How Learning Differs from Natural Language Acquisition
Finegan and Besnier defined language as a finite system of elements and principles that make it possible for speakers to construct sentences to do particular communicative jobs. But different languages in this world are existing there with very complex systems with plenty of arbitrary, irregular phenomena and ambiguous features too.
This post was written by our TEFL certification graduate Thomas Z. Please note that this blog post might not necessarily represent the beliefs or opinions of ITTT.
First language or source language (L1) is in its simplest definition means the language an individual learns first to meet his/ her communication requirements chronologically. It happens normally in the early childhood itself of that individual. Hence, usually, every individual feels most comfortable using this first language.
According to UNESCO, whereas second language or target language (L2) is a language acquired by an individual in addition to his/her L1. So, L2 refers to a language learned in addition to an individual’s L1. The acquisition and development of any language as well as to attain the right ability in the whole process of communication are not taken place like magic but time-demanding development some complexities.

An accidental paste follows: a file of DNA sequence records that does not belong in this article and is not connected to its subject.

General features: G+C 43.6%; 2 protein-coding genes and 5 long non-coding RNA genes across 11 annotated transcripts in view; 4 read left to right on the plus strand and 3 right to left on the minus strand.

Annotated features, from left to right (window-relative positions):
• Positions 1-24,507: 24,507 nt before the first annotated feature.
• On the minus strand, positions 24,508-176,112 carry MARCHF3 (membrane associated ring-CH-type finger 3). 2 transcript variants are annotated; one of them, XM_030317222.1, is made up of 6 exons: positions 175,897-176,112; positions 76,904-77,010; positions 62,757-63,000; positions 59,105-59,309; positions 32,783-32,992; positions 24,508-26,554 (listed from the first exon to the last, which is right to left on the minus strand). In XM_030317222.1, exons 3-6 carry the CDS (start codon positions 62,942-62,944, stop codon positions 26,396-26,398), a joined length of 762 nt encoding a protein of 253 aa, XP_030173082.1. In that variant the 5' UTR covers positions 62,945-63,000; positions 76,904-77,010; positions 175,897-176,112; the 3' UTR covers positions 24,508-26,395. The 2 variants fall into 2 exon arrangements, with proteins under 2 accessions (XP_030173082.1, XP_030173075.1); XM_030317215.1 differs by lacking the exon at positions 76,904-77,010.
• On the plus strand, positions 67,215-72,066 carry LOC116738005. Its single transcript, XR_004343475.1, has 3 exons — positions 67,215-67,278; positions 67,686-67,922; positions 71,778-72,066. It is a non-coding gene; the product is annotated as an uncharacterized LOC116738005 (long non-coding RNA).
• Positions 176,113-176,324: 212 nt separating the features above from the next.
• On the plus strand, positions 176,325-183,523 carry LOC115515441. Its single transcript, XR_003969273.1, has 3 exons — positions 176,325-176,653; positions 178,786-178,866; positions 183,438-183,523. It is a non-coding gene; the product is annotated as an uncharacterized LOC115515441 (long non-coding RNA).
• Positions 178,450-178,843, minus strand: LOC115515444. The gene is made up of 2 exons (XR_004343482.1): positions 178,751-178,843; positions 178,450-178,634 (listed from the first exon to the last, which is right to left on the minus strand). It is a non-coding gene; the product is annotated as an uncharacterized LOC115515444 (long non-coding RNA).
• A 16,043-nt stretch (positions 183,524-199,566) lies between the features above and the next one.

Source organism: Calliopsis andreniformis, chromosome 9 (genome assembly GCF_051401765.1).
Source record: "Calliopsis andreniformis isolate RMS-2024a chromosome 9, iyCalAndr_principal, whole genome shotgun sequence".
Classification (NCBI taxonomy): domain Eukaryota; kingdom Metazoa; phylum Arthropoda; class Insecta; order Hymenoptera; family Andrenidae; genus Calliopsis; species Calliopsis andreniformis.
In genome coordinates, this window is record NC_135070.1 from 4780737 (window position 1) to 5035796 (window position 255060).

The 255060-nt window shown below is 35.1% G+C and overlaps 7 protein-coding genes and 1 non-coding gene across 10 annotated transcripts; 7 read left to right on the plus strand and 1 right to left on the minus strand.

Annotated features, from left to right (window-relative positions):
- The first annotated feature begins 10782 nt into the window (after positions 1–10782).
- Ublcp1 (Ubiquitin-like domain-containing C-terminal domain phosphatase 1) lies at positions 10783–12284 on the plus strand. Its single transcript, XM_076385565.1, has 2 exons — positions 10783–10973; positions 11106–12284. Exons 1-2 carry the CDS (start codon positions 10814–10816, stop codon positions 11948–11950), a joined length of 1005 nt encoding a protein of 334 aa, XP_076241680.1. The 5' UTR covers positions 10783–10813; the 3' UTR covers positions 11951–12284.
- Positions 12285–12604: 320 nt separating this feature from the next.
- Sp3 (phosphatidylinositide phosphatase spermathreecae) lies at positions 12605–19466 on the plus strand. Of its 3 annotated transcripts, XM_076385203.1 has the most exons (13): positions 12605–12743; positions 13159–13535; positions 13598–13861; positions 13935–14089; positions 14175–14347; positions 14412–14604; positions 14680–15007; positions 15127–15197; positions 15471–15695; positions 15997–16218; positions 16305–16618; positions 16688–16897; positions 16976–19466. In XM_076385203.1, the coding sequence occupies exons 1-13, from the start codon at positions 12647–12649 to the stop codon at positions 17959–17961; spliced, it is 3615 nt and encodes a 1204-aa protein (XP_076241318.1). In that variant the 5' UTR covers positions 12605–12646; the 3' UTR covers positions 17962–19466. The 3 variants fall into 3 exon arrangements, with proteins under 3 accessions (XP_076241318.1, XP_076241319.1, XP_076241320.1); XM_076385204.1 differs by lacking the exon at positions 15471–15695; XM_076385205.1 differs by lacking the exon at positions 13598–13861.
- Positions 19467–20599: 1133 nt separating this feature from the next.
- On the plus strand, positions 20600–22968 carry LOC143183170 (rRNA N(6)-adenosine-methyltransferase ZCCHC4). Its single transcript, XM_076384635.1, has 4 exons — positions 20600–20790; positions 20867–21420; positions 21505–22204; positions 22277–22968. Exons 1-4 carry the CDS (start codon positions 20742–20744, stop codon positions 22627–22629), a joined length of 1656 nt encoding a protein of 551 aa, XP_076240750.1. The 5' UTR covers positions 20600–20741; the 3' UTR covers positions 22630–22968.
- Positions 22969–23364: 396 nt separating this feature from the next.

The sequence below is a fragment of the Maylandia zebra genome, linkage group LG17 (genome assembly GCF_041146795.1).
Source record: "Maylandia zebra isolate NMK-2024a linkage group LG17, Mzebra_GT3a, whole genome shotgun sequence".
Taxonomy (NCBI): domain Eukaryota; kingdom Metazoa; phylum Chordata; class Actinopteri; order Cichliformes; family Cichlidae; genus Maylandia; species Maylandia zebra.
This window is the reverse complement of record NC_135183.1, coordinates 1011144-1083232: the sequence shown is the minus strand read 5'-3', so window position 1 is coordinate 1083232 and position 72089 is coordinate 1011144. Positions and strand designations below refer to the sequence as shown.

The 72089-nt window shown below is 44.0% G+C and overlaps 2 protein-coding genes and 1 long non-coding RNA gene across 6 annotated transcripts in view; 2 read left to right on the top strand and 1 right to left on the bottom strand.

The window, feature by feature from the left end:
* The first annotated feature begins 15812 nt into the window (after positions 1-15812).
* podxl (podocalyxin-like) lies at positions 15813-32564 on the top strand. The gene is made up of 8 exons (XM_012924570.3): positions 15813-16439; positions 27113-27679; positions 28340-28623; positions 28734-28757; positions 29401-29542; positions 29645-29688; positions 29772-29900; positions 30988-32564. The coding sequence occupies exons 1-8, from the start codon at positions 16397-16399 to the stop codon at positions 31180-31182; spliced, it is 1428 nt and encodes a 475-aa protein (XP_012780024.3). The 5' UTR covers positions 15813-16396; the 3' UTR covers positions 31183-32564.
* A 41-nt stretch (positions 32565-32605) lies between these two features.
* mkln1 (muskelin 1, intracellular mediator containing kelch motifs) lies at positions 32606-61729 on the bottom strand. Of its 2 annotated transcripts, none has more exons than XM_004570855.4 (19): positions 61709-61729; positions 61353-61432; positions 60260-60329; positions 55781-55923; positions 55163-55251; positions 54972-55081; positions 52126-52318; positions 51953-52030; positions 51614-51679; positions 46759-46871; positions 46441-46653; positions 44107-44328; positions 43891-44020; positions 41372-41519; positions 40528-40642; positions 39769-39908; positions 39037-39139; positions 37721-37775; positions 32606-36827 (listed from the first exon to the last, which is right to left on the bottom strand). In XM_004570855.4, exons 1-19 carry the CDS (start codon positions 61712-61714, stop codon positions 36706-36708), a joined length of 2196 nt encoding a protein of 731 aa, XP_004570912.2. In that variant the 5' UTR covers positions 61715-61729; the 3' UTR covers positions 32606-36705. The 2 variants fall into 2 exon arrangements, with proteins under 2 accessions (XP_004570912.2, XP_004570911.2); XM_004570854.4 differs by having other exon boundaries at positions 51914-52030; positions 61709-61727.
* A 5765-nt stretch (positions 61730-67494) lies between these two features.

Learning vs Acquiring
The term acquisition was originally used to emphasize the non-conscious nature of the learning process and as it is in the case to acquire L1. It would be an inductive phenomenon by default. However, all over the world about L2, the prominent method is to learn an L2 that has been happening due to deduction through the controlled use of syllabuses and manners. So, it must be a conscious act existing with its parameters to count and assess the learning activities and in its all forms of implications. This difference in learning Vs acquisition is a clear signal for all the critical issues between L1 and L2. Nevertheless, in recent years learning and acquisition have become largely synonymous too. In this attempt also most preferable term would be acquisition than learning hereafter.